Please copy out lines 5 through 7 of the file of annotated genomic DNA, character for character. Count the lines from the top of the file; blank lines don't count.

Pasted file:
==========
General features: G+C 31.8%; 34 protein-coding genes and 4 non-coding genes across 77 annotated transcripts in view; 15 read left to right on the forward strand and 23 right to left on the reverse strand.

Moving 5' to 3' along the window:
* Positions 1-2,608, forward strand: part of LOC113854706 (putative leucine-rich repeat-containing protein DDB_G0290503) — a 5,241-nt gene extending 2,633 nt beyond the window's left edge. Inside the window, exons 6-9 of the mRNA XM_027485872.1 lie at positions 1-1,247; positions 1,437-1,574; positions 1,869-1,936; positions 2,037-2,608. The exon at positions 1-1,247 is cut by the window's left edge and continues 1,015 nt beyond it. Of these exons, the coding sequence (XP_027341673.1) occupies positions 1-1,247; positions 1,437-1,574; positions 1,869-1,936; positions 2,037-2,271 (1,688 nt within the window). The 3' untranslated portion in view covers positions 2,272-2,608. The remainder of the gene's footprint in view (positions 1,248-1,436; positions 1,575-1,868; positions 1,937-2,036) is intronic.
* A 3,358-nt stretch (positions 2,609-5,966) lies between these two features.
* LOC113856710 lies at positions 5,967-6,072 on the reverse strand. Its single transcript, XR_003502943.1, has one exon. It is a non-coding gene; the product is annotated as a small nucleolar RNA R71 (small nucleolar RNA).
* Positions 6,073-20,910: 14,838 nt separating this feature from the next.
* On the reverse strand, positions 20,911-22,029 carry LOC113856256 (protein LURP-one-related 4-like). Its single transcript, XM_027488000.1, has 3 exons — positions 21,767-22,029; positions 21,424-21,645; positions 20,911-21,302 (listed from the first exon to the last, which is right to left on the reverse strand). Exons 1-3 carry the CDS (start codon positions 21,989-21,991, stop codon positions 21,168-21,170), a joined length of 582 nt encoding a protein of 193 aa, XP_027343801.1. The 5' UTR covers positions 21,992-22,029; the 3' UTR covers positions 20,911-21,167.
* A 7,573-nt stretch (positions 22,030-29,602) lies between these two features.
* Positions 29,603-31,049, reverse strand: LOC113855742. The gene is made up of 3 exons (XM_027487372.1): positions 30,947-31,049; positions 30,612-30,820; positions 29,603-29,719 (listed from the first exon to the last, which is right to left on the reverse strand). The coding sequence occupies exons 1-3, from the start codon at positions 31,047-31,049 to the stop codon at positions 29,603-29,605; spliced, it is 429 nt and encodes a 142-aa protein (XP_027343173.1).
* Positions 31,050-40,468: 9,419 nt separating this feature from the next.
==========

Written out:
* LOC113856710 lies at positions 5,967-6,072 on the reverse strand. Its single transcript, XR_003502943.1, has one exon. It is a non-coding gene; the product is annotated as a small nucleolar RNA R71 (small nucleolar RNA).
* Positions 6,073-20,910: 14,838 nt separating this feature from the next.
* On the reverse strand, positions 20,911-22,029 carry LOC113856256 (protein LURP-one-related 4-like). Its single transcript, XM_027488000.1, has 3 exons — positions 21,767-22,029; positions 21,424-21,645; positions 20,911-21,302 (listed from the first exon to the last, which is right to left on the reverse strand). Exons 1-3 carry the CDS (start codon positions 21,989-21,991, stop codon positions 21,168-21,170), a joined length of 582 nt encoding a protein of 193 aa, XP_027343801.1. The 5' UTR covers positions 21,992-22,029; the 3' UTR covers positions 20,911-21,167.